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March/April 2014
hundred or more strangers wrote me wanting to know what
they could do—many asking where he was so they could go
pick him up.”
Rheanna Ali was one of the many people who offered to
help the now homeless dog. Maune gave the location of the
dog to Ali, and she immediately headed over to rescue the
dog. Ali, a professional pet sitter with Sit & Stay Tulsa,
said she saw the photo of the distressed dog and didn’t
think twice.
“Because of my pet sitting business, I had everything in
my car I needed to get the dog and transport him safely,”
Ali said. “I just couldn’t bear the thought of him suffering
outside alone in the cold.”
After securing the dog she immediately took him to the
Animal Emergency Center to have his injuries evaluated.
While the dog was with Ali receiving emergency care,
another chapter in his rescue story was already beginning.
Maune’s initial outreach on Facebook had also reached
the attention of Dr. Lauren Johnson of Hammond Animal
Hospital. “My phone just suddenly went crazy with
messages from friends forwarding me Tess’ photo of this
poor dog and begging me to do something,” Johnson said. “I
knew we had to help him.”
“Without skipping a beat,” Maune said, “Dr. Johnson
replied to my post and said to bring the dog to her
hospital, and she would take care of him. What an
incredibly caring veterinarian!”
So after a night of care in Ali’s own home, the dog was
transferred to Hammond Animal Hospital. There, the staff
appropriately named him Phoenix after the mythical bird
that rises from the ashes, renewed and reborn. And so
Phoenix the dog started on his long path toward a new life.
Rather than burns, Phoenix was diagnosed with an
advanced case of a skin condition called demodectic mange.
According to Johnson, this type of mange, which is not
contagious to people or other animals, is caused by a tiny
mite—demodex canis— that nearly all dogs acquire from
their mothers during the first few days of life.
These mites are considered normal when present in small
numbers and are generally suppressed by a healthy dog’s
immune system. Problems can arise, however, when dogs
have immature or compromised immune systems that
allow the mites to multiply unchecked.
Localized demodectic mange may only cause little spots
of hair loss around the face or on the legs of a young dog
and can often resolve in a month or two, either
spontaneously or with simple treatment.
In some dogs, however, the disease becomes generalized,
causing large patches of hair loss on the head, legs and
body. Left untreated, the hair follicles become plugged with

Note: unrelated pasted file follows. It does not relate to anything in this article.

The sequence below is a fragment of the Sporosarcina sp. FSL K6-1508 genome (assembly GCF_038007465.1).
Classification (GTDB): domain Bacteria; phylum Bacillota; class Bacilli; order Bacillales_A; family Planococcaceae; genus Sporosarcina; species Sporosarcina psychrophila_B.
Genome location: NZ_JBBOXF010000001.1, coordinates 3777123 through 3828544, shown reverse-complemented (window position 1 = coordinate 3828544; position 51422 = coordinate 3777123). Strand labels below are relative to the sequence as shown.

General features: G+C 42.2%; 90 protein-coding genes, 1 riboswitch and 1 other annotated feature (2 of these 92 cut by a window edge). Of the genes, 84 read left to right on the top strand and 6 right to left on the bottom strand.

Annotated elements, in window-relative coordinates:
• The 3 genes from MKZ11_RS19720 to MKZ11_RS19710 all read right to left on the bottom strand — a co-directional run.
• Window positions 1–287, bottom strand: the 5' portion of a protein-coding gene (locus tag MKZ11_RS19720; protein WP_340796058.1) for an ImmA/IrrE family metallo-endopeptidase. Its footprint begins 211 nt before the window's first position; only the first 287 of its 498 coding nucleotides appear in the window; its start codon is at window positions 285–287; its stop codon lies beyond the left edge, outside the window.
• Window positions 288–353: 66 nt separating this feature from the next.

mites causing thick, scaly skin and open sores that can lead
to infection.
“Phoenix came in malnourished and with an extreme
case of demodectic mange,” Johnson said. “He’s itchy,
uncomfortable and in pain, but all he wants to do is rub his
face on you and be in your lap. He’s such a good boy.”
There were no second thoughts. Phoenix would receive
the extensive care he needed. While Phoenix started his
treatments, Ali was determined to continue to help the dog.
She quickly launched an online campaign to provide funds
for Phoenix’s initial emergency care and subsequent
medical needs.
Once again, people
responded to the dog with
the pleading light brown
eyes and initial fund
raising goals were met
and exceeded. Local
rescue group Rescued ‘N
Ready Animal Foundation
joined the effort to save the dog
by accepting Phoenix into their
rescue program.
According to Amy Hoagland,
president of the non-profit
organization, once Phoenix’s
skin condition is stabilized,
the next step will be to find a
foster home where the dog can
recuperate while he waits for
a permanent adoption.
“This dog is so gentle and good-natured. He deserves a
second chance at a good life, and we’re going to make sure
he gets it,” Hoagland said, who went on to repeatedly
describe Phoenix as humble.
I really wasn’t sure what she meant by humble in
reference to a dog—until I went to spend some time with
Phoenix myself. This dog, who was severely neglected for
the first years of his life, loves everyone he meets. He is
exceptionally quiet, gentle, well-mannered, and yes, I have
to agree, humble.
It’s almost as if he looks at you through his golden eyes
and doesn’t quite believe his own good fortune. Now, with
an entire team of rescuers behind him, Phoenix’s good
fortune is guaranteed to continue to rise.
For the time being, as his skin begins to heal, and his
soft blonde coat starts to grow in, Phoenix is very content
to relax on his comfortable bed at Hammond, surrounded
by toys he doesn’t yet know how to enjoy. A hospital
favorite, his days are currently filled with treats, love and
lots of back scratches.
Phoenix has definitely risen, thanks to a wonderful chain
reaction ignited by one simple online plea. Undoubtedly,
someday soon, his coat will be full and shiny; he will be
strong and healthy, and the past won’t even be a memory
for the dog who stepped out of the ashes and straight into
the hearts of so many.
Helping Phoenix Rise continued from page 13
Phoenix when he first arrived at Hammond Animal Hospital.
Phoenix today.